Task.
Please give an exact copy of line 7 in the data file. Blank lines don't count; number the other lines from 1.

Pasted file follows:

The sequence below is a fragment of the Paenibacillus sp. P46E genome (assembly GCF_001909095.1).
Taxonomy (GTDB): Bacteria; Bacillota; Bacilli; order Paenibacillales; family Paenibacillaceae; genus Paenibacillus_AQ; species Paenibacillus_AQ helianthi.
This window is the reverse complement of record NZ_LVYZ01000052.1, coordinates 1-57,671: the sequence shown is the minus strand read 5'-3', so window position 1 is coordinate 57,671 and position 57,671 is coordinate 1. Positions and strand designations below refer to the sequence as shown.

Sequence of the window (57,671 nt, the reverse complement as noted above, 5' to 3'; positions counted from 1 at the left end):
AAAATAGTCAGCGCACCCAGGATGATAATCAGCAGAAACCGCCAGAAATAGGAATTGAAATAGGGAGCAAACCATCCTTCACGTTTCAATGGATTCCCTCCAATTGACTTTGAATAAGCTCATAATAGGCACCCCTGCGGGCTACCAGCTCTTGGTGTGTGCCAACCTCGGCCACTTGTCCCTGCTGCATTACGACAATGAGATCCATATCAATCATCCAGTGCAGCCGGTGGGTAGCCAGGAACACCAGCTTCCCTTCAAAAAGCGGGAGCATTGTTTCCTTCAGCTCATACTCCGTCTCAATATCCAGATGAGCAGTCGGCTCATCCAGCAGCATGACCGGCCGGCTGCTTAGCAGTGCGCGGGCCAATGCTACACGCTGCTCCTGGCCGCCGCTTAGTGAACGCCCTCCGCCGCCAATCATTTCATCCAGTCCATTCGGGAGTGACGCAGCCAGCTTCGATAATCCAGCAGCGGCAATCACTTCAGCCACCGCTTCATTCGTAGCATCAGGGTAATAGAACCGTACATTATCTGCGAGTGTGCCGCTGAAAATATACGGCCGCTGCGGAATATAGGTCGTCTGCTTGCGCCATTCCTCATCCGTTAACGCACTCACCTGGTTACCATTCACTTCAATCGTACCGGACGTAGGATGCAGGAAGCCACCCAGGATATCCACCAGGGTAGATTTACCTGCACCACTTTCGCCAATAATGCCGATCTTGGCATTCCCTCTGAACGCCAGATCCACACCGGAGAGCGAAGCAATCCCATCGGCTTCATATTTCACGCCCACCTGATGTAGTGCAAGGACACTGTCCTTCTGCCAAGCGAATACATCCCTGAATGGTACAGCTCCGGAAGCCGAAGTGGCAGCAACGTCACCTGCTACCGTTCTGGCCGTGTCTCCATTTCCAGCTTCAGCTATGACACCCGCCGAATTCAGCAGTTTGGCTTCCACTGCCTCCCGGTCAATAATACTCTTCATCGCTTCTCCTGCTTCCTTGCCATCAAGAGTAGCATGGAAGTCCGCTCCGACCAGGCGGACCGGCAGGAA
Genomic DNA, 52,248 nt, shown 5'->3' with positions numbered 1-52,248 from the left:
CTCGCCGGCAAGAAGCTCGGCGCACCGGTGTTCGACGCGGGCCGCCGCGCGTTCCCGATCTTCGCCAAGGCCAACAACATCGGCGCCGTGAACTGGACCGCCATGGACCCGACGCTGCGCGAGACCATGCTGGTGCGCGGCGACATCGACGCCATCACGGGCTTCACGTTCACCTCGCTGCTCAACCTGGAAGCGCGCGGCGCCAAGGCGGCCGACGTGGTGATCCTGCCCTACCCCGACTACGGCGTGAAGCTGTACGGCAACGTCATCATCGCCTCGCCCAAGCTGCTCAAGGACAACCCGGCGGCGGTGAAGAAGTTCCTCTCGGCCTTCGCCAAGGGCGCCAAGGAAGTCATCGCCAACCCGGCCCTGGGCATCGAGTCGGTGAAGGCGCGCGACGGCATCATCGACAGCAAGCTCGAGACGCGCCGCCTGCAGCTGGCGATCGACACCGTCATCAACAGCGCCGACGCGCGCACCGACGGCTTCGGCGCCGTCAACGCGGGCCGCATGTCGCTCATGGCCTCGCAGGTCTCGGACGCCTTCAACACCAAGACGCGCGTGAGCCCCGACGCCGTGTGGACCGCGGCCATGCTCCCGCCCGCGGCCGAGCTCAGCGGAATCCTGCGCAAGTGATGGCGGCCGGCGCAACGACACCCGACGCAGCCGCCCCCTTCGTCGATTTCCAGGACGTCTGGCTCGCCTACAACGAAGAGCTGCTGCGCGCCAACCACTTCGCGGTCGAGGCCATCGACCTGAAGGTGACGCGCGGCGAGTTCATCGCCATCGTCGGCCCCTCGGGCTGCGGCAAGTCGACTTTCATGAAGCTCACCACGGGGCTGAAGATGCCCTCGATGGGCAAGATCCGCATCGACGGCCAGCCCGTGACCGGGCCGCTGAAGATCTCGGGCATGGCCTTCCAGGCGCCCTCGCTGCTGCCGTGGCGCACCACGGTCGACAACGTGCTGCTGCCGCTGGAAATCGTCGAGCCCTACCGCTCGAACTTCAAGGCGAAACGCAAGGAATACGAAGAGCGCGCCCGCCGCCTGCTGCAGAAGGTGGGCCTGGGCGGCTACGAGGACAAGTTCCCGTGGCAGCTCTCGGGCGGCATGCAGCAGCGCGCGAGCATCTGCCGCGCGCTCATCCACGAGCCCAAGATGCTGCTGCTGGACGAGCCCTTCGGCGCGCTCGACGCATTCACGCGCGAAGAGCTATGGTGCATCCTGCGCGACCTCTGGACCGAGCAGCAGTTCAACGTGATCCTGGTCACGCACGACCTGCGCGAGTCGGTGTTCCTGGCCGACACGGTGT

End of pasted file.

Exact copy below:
CTCGCCGGCAAGAAGCTCGGCGCACCGGTGTTCGACGCGGGCCGCCGCGCGTTCCCGATCTTCGCCAAGGCCAACAACATCGGCGCCGTGAACTGGACCGCCATGGACCCGACGCTGCGCGAGACCATGCTGGTGCGCGGCGACATCGACGCCATCACGGGCTTCACGTTCACCTCGCTGCTCAACCTGGAAGCGCGCGGCGCCAAGGCGGCCGACGTGGTGATCCTGCCCTACCCCGACTACGGCGTGAAGCTGTACGGCAACGTCATCATCGCCTCGCCCAAGCTGCTCAAGGACAACCCGGCGGCGGTGAAGAAGTTCCTCTCGGCCTTCGCCAAGGGCGCCAAGGAAGTCATCGCCAACCCGGCCCTGGGCATCGAGTCGGTGAAGGCGCGCGACGGCATCATCGACAGCAAGCTCGAGACGCGCCGCCTGCAGCTGGCGATCGACACCGTCATCAACAGCGCCGACGCGCGCACCGACGGCTTCGGCGCCGTCAACGCGGGCCGCATGTCGCTCATGGCCTCGCAGGTCTCGGACGCCTTCAACACCAAGACGCGCGTGAGCCCCGACGCCGTGTGGACCGCGGCCATGCTCCCGCCCGCGGCCGAGCTCAGCGGAATCCTGCGCAAGTGATGGCGGCCGGCGCAACGACACCCGACGCAGCCGCCCCCTTCGTCGATTTCCAGGACGTCTGGCTCGCCTACAACGAAGAGCTGCTGCGCGCCAACCACTTCGCGGTCGAGGCCATCGACCTGAAGGTGACGCGCGGCGAGTTCATCGCCATCGTCGGCCCCTCGGGCTGCGGCAAGTCGACTTTCATGAAGCTCACCACGGGGCTGAAGATGCCCTCGATGGGCAAGATCCGCATCGACGGCCAGCCCGTGACCGGGCCGCTGAAGATCTCGGGCATGGCCTTCCAGGCGCCCTCGCTGCTGCCGTGGCGCACCACGGTCGACAACGTGCTGCTGCCGCTGGAAATCGTCGAGCCCTACCGCTCGAACTTCAAGGCGAAACGCAAGGAATACGAAGAGCGCGCCCGCCGCCTGCTGCAGAAGGTGGGCCTGGGCGGCTACGAGGACAAGTTCCCGTGGCAGCTCTCGGGCGGCATGCAGCAGCGCGCGAGCATCTGCCGCGCGCTCATCCACGAGCCCAAGATGCTGCTGCTGGACGAGCCCTTCGGCGCGCTCGACGCATTCACGCGCGAAGAGCTATGGTGCATCCTGCGCGACCTCTGGACCGAGCAGCAGTTCAACGTGATCCTGGTCACGCACGACCTGCGCGAGTCGGTGTTCCTGGCCGACACGGTGT